I’m a feminist, meaning that I believe that both women and men should be treated with the same respect and dignity. It means that I don’t believe that a person should be told that they can’t do something because of their gender, and that a person should not be sexually or physically violated because of their gender. Well, I don’t think that a person should ever be violated or told that they can’t do something for any reason, but reasons based on gender are thousands-of-years-old, deeply rooted issues in our world.
In our modern society, these issues range from basic human rights violations- such as girls being unable to attend school, girls being sold into sex slavery, or the epidemic of domestic violence and sexual assault against females- to economic issues such as women being paid less than men for doing the exact same jobs, to, in my opinion, less important things such as the fact that women have to tell men that they have a boyfriend to ward them off if they are not interested in them.
Too often, particularly in our online, social media culture, us feminists dwell on the petty issues that don’t matter in the grander context of injustice against women worldwide.
Yes, it’s annoying going to a bar an being hit on by someone whom I am not interested in and feeling the need to make up an excuse to get him to back off. However, I think it’s more annoying that women in Afghanistan can be jailed for fleeing their abusive husbands. It’s weird that 13-year-old Willow Smith was in a photo on a bed with a 20-year-old shirtless man, and some people on the internet blamed Willow and her parents for it and not the man. Yet, I think it’s weirder that the United States ranks 50th in maternal mortality rates worldwide (behind every other industrialized nation) because our healthcare system doesn’t provide affordable, accessible, and quality healthcare to all women.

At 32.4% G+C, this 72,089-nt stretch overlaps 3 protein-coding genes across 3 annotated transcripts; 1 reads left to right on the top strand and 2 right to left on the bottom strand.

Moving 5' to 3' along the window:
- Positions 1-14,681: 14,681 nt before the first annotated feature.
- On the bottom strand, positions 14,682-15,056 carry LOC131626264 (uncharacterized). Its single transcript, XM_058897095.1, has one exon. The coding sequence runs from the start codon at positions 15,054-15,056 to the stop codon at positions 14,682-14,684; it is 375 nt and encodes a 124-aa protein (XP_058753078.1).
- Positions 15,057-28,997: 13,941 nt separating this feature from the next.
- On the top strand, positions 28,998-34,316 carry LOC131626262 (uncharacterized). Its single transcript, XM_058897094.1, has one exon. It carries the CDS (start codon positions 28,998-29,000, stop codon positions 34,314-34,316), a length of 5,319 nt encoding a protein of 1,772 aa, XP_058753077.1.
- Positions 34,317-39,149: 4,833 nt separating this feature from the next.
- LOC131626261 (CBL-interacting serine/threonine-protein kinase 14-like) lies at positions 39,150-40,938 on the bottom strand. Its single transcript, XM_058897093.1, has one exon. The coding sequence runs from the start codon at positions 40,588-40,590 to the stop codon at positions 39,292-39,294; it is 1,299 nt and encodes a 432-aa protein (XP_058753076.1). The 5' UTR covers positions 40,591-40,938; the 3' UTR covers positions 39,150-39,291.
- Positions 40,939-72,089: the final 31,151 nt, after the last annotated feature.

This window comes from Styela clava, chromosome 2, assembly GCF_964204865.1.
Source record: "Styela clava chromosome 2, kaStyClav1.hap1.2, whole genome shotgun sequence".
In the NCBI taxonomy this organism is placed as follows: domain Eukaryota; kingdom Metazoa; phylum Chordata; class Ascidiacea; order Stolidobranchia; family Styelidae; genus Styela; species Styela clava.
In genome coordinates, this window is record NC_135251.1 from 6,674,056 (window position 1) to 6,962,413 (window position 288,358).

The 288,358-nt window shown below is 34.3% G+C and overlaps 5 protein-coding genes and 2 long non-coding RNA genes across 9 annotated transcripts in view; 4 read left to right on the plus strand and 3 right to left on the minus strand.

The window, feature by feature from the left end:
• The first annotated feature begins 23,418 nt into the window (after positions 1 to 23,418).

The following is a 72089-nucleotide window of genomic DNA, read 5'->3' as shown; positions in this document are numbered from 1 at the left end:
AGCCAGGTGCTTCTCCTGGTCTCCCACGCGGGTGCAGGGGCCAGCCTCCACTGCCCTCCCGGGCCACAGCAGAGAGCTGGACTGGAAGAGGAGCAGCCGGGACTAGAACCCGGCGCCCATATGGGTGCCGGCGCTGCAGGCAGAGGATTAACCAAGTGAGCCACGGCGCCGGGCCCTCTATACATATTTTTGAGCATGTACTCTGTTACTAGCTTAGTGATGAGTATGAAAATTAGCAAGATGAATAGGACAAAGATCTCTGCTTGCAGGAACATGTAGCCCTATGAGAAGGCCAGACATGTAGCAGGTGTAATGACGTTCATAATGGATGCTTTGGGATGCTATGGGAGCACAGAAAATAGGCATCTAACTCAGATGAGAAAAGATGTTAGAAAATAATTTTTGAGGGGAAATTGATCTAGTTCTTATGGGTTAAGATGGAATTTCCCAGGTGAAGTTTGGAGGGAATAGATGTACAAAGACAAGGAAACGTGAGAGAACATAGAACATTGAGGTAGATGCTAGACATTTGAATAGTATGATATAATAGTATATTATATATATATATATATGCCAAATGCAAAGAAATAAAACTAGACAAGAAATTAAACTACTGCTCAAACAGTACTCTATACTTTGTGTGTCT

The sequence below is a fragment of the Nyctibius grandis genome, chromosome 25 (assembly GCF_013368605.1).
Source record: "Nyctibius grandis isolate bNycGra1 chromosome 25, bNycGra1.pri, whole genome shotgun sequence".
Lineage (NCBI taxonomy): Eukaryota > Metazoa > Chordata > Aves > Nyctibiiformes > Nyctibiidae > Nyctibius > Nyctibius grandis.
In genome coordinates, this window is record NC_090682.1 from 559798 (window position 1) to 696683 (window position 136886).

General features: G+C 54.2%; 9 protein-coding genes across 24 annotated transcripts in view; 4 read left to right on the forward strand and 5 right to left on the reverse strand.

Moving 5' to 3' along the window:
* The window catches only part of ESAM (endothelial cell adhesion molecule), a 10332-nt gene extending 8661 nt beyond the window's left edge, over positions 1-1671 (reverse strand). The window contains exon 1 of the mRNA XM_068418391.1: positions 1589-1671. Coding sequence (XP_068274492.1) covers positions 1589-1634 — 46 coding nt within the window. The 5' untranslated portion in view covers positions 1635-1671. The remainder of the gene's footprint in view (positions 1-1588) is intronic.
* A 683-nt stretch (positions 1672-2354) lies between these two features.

Sexism is alive and well in our culture and affects so many aspects of a woman’s life. However, we really need to determine what our priorities are. Maybe if the Internet focused more energy and attention on the fact that there are 914 girls for every 1,000 boys in India (a ratio definitely not caused by nature) than why Beyoncé shouldn’t name her tour “The Mrs. Carter Show,” then we could make some actual progress in the world.
Finally, maybe if we internet consumers spent less time debating these issues in the comments of articles and more time in the real world doing something to combat them, then our society might be a better place.